Richard King joined the Marine Corps in the late 1970s and became an infantry scout/sniper for a surveillance and target acquisitions unit. He soon found that his love of motorcycling was of use to Uncle Sam, and he was chosen to take the combat motorcycle course to become a scout/messenger, which he did during Desert Storm. He later became the motorcycle safety officer and chief combat motorcycle Instructor for Camp Pendleton. Richard credits Motorcycle Safety Foundation (MSF) training for helping him get his start in his motorcycling military career and now continues to teach people how to ride as an MSF RiderCoach in Florida.
"When I turned 16, I asked my parents for a motorcycle. I had been doing a good bit of BMX riding as a kid and felt I was ready for the big leagues.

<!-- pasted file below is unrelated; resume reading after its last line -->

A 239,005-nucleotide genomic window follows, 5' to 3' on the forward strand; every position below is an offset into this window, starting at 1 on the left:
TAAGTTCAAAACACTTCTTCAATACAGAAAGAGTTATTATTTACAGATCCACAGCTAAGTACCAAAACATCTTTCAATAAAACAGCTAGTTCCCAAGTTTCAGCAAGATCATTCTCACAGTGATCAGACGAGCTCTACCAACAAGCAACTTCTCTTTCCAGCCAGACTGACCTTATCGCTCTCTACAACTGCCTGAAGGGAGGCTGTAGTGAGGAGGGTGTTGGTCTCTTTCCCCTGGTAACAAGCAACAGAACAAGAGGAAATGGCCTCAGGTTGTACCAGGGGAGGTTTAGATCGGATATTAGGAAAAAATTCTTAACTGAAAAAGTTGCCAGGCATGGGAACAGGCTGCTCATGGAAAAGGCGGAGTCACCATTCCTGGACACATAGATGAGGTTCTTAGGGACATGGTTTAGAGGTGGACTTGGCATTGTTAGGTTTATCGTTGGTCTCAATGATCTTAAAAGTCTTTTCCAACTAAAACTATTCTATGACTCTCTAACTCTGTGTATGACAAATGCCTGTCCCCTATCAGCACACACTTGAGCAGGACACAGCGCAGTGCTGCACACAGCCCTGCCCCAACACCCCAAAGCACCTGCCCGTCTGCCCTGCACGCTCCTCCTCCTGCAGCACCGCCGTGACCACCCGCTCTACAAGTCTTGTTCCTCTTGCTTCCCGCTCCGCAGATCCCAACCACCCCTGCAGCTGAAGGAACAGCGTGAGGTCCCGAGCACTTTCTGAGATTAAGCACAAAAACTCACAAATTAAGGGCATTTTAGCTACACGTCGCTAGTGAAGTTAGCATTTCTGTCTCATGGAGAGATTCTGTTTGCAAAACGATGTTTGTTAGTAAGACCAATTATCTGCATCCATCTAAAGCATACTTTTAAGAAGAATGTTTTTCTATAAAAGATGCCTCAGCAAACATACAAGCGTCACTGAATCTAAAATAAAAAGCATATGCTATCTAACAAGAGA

What I got was a box of parts and a frame that promised to be a Harley-Davidson Sportster. With trial, error and a great amount of anticipation, I somehow put that bike together and got it running. For me, that old pile of parts launched my lifelong love affair with motorcycling.
In the late ‘70s, I joined the Marine Corps, A few years later, to my surprise, my riding experience turned out to be of some use to Uncle Sam. In the Marine Corps, line companies and regiments use motorcyclists as forward scouts, messengers and for special operations. When the companies and regiments are stationary, these riders are used to transport correspondence between units.
I had some amazing experiences as a scout/messenger during Desert Storm, in 1991 during the Gulf War in Iraq. Driving through the berm, defensive positions, minefields and finally into Kuwait City."